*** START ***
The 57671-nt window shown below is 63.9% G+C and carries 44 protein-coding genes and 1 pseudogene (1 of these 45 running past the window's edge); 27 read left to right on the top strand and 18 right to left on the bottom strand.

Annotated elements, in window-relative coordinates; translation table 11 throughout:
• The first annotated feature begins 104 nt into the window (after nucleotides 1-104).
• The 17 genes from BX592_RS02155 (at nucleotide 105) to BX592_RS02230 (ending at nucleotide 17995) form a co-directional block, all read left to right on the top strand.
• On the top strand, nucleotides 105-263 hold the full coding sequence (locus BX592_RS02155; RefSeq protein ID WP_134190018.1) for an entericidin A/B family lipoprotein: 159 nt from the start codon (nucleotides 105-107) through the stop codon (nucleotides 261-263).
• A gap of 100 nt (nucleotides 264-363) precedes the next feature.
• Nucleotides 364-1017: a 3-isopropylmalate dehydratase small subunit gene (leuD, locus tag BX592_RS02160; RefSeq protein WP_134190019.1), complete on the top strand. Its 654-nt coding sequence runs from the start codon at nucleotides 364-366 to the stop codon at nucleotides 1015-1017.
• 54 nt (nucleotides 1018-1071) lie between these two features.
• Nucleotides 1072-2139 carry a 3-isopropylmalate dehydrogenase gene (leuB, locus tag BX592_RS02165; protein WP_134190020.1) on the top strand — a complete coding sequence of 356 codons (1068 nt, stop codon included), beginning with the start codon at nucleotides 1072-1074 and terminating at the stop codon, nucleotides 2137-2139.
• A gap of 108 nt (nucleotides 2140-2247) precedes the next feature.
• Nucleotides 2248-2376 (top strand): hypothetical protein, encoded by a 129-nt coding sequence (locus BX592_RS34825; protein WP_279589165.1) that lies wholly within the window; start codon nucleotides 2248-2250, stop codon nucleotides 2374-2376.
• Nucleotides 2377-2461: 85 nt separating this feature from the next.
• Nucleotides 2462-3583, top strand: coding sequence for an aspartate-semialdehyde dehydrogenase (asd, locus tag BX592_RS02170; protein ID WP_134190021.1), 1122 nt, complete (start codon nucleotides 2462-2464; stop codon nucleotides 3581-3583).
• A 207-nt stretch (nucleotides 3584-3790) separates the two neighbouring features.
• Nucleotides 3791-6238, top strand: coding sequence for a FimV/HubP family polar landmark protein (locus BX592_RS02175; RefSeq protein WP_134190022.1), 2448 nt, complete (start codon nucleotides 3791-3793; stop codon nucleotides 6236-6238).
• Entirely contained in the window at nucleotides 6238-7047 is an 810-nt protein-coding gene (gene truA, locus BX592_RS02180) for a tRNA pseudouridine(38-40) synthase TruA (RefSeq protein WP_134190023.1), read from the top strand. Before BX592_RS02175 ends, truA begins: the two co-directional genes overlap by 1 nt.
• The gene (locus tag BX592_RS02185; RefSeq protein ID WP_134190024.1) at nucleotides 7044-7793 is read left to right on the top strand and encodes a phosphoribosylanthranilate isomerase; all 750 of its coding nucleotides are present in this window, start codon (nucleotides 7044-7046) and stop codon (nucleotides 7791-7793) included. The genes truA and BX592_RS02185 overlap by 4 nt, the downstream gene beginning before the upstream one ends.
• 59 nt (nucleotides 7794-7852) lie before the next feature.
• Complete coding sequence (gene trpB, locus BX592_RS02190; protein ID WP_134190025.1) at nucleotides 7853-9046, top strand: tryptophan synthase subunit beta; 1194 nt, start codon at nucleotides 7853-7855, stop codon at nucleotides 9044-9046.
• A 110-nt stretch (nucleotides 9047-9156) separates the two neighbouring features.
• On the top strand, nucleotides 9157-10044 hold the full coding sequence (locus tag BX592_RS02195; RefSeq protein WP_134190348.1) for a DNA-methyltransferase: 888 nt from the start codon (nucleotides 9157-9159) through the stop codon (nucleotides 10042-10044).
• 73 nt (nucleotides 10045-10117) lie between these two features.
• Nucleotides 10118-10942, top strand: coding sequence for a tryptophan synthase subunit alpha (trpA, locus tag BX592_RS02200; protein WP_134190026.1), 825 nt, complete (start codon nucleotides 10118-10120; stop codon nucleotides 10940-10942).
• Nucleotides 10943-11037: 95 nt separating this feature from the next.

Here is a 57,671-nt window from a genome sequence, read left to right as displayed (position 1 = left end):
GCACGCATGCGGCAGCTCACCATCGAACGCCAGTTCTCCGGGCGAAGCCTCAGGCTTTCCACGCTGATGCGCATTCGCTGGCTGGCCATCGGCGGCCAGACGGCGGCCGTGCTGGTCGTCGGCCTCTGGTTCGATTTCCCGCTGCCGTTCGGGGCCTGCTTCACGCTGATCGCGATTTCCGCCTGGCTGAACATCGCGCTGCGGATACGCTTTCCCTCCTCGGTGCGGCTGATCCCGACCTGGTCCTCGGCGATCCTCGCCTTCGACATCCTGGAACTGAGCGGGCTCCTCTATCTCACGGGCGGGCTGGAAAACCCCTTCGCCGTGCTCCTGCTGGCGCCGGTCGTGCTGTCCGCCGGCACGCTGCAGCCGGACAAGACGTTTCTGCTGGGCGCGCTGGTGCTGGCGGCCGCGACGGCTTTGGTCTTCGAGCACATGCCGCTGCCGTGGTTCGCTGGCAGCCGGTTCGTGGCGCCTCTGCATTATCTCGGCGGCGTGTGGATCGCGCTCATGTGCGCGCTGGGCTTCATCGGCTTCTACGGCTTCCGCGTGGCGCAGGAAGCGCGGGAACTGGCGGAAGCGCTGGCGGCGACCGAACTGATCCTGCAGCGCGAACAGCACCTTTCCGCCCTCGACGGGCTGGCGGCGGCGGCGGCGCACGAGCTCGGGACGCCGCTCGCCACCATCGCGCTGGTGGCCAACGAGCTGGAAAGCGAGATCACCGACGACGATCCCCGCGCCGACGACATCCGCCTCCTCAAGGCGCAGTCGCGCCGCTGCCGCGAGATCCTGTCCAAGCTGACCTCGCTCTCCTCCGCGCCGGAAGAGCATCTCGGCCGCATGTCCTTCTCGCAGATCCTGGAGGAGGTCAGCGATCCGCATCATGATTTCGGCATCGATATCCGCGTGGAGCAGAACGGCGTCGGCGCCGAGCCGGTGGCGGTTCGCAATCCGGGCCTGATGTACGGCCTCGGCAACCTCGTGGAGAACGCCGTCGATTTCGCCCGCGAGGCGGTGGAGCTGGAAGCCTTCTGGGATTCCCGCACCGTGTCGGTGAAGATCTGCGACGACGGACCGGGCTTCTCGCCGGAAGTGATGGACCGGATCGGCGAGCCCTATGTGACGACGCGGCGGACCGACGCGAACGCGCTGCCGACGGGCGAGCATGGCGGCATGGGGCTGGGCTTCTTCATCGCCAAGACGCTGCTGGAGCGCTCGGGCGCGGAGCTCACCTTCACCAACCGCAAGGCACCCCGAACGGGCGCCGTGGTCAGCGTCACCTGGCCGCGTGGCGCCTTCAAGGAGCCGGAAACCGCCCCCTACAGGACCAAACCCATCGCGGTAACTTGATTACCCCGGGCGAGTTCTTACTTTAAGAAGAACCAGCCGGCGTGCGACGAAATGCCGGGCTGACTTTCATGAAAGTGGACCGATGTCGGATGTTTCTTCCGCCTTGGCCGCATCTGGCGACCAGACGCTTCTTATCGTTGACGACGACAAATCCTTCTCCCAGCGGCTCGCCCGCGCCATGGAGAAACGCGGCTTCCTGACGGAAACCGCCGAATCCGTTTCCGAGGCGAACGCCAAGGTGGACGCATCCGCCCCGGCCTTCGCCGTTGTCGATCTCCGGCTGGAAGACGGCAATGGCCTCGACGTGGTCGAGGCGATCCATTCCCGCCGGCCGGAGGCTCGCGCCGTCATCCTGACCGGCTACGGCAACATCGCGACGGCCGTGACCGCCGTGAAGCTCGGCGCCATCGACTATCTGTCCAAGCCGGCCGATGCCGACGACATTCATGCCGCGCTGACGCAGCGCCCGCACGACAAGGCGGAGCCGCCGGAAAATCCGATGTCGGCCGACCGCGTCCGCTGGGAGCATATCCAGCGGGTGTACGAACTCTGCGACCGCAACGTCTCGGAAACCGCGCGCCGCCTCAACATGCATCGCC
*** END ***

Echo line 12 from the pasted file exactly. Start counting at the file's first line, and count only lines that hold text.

• Nucleotides 2377-2461: 85 nt separating this feature from the next.